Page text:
Photograph: Guillermo Maestro CasadoPhotograph: Guillermo Maestro CasadoPhotograph: Guillermo Maestro CasadoPhotograph: Guillermo Maestro Casado

Name of Monument:

Old Gate of Bisagra


Calle Alfonso VI, s/n, Toledo, Spain

Date of Monument:

Hegira 4th century / AD 10th century

Period / Dynasty:

Umayyad of al-Andalus, Caliphate period


The Old Gate of Bisagra, Bibxacra or bab al-Saqra is the only gate from the Muslim age to have survived in reasonably good condition, possibly because it was closed up when the remodelling of the city was ordered. Documentation confirms its existence from the beginning of the AH 5th / AD 11th century. The first reference dates to the year AH 400 / AD 1009–10, and it is subsequently mentioned in a variety of documents that tell of transactions and the payment of tolls. People had to pass through the gate to get to the cemetery located outside the walls, and the passage of goods made it one of the most fruitful toll points for the city.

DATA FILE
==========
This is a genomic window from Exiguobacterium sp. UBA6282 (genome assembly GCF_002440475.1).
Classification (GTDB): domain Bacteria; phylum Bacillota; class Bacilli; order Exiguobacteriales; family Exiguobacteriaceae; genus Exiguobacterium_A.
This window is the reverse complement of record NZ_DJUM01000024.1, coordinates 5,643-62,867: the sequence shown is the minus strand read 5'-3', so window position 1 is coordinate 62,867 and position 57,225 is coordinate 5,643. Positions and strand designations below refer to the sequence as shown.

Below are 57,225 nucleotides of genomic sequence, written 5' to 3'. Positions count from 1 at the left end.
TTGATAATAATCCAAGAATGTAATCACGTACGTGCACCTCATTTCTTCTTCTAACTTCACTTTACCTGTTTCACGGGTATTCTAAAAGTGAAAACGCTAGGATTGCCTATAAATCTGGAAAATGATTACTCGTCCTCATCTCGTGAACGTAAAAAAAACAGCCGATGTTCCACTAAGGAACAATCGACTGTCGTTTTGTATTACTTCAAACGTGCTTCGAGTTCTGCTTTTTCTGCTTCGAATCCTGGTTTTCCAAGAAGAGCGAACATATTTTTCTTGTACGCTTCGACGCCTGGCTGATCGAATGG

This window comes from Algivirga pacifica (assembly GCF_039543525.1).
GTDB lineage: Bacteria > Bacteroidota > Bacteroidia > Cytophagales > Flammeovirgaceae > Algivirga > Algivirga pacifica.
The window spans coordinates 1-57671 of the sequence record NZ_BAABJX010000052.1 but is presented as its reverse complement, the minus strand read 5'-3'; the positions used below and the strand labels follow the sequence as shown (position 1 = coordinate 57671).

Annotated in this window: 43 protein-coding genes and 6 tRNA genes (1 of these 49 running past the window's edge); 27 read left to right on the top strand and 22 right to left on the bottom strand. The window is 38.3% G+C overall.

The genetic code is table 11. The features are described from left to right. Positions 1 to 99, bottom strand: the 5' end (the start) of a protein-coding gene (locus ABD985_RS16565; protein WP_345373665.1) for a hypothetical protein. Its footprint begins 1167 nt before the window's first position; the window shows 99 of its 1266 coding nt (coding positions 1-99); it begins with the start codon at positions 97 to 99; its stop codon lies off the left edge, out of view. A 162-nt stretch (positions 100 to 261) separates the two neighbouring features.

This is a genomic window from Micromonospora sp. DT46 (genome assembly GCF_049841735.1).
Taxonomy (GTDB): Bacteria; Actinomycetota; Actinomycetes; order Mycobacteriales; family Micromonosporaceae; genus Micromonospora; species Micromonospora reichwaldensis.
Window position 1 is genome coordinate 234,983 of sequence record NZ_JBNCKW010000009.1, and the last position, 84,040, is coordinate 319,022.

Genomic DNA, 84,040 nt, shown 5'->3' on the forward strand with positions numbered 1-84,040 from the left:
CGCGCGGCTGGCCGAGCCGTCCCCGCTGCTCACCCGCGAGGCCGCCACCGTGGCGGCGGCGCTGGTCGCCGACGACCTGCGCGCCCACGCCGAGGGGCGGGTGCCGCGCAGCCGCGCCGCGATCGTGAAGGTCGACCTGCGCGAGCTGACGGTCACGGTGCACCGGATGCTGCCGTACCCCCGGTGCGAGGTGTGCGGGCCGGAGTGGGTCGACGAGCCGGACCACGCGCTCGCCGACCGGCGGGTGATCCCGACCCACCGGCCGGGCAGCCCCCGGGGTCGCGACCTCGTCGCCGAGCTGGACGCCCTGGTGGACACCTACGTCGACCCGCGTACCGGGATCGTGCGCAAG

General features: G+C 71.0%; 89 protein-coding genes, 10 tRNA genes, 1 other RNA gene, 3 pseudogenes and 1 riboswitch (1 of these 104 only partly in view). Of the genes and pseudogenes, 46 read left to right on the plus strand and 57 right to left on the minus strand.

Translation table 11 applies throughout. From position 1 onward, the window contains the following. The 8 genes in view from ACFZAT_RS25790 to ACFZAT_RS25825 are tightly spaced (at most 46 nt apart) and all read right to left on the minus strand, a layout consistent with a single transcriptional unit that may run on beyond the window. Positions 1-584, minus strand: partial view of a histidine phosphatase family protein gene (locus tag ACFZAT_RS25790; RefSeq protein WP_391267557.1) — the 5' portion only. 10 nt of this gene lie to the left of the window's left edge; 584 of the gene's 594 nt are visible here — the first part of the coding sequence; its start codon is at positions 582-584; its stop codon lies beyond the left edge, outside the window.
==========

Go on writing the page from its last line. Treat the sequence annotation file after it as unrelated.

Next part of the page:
The gateway is part of a northerly extension to the walled enclosure. Its outer façade, in a projection of the enclosure, sets the entrance back. It is made up of two towers, reconstructed at the top, which flank a section of wall that contains a horseshoe arch with a span of 2.5 m between jambs, the same as the diameter of the arch, and a height of 5.40 m. The arch is horseshoe-shaped prolonged three-fifths of the radius, with the arrangement of the voussoirs converging on the lines of the imposts. It is toothed to the level of the haunches, where we find the usual wedges that launch the unclad radial arch, and framed by an alfiz panel, the top of which reaches a height of 6.58 m. The voussoirs are made up of salvaged pieces, which is evident from the uneven size of the masonry and a limestone near the keystone that still bears a Visigothic-period plant motif. The keystone is a reused white stone decorated with secant circles of similar style. At the level of the springers there is a huge lintel acting as a brace from which there would have been a brick bond up to the level of the intrados. The upper part, with small corner-columns, and the organisation of the inside of the gateway are Mudéjar work, possibly from the AH 7th / AD 13th century.